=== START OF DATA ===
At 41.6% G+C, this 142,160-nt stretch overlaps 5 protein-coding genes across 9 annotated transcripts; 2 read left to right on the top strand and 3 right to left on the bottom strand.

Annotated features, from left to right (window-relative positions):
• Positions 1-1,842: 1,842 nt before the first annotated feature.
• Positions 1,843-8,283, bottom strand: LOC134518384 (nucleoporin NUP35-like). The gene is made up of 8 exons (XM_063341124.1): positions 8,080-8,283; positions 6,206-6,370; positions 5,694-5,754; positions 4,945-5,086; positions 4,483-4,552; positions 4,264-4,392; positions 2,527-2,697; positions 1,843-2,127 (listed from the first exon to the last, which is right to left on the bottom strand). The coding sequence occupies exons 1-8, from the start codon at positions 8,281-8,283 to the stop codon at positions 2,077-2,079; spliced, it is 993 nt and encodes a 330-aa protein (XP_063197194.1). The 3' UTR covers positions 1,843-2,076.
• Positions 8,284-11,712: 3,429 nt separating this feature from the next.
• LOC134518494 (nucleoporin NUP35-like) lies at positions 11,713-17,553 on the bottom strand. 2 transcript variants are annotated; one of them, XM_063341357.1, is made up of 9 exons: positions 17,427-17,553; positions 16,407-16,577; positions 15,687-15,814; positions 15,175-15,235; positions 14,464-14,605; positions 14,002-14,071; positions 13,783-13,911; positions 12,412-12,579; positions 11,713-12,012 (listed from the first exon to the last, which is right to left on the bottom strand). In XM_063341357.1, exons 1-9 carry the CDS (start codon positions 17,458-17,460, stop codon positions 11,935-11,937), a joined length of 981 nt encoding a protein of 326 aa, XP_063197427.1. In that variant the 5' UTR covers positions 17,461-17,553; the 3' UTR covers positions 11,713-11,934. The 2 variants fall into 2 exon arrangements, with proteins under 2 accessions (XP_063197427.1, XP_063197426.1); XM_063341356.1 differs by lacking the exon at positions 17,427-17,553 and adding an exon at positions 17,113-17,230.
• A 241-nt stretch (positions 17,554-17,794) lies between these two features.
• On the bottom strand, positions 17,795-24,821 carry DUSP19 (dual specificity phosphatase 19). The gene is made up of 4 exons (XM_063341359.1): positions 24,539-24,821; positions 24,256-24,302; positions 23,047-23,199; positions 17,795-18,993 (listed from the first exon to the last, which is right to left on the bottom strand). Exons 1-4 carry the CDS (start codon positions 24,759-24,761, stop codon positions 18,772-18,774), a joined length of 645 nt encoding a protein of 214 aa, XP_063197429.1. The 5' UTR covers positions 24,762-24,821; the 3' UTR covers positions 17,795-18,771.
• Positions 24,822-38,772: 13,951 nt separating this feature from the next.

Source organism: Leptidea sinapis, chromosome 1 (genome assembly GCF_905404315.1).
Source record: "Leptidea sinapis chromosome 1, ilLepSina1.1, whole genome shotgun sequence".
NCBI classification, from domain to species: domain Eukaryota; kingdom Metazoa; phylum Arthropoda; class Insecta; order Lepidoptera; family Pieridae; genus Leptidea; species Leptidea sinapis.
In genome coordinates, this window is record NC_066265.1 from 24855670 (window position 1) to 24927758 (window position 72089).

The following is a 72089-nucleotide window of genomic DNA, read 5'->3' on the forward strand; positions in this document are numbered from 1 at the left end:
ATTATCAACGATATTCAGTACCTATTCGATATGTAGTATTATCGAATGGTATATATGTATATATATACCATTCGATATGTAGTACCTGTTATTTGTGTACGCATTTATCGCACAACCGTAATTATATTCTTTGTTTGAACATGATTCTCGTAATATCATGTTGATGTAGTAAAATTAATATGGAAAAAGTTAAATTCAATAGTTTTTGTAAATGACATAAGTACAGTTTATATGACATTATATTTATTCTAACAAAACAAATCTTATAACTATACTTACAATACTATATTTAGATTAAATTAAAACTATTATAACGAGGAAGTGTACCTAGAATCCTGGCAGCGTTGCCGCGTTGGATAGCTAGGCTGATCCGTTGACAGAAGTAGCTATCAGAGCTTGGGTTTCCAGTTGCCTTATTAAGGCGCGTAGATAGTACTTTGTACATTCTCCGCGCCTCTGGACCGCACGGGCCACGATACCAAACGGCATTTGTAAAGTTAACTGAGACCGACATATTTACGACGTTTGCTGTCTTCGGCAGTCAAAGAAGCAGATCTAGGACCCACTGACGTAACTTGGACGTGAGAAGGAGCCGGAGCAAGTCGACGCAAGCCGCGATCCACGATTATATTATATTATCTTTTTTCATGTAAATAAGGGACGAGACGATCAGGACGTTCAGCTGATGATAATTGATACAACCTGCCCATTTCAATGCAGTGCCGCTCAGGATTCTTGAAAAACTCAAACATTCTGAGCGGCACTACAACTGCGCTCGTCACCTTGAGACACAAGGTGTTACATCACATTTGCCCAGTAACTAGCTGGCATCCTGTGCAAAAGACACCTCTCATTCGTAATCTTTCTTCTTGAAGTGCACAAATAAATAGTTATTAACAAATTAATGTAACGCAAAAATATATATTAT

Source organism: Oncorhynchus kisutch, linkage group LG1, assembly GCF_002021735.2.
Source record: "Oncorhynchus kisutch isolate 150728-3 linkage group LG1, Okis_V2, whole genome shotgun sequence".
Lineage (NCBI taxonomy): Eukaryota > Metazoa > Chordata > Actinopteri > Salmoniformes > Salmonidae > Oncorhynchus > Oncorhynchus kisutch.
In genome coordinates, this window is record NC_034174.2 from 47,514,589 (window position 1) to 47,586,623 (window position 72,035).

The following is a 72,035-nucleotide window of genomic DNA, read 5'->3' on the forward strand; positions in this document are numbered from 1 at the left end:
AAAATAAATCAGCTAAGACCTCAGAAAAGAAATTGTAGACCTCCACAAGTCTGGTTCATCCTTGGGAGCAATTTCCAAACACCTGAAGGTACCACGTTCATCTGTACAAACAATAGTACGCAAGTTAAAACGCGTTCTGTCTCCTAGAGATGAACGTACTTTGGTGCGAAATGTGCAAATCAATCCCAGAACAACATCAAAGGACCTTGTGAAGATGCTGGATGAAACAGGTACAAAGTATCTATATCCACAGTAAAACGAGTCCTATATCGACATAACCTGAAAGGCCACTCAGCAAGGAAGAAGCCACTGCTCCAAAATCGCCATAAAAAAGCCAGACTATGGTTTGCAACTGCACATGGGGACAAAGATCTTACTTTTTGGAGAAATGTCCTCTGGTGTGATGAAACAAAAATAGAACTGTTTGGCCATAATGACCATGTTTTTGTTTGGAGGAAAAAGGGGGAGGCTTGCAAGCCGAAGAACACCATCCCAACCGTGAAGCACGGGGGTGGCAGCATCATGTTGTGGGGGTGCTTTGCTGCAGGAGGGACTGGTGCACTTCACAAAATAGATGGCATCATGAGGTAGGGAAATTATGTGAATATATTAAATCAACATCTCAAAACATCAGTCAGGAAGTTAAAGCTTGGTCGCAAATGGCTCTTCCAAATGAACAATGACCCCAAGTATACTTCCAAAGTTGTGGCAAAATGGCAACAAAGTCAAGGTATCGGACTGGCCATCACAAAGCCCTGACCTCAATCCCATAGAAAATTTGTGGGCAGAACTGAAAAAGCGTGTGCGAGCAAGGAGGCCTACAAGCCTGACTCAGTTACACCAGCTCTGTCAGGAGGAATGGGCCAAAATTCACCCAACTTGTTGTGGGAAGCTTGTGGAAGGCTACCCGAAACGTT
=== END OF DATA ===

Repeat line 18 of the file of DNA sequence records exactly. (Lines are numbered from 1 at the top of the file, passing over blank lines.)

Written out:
Lineage (NCBI taxonomy): Eukaryota > Metazoa > Chordata > Actinopteri > Salmoniformes > Salmonidae > Oncorhynchus > Oncorhynchus kisutch.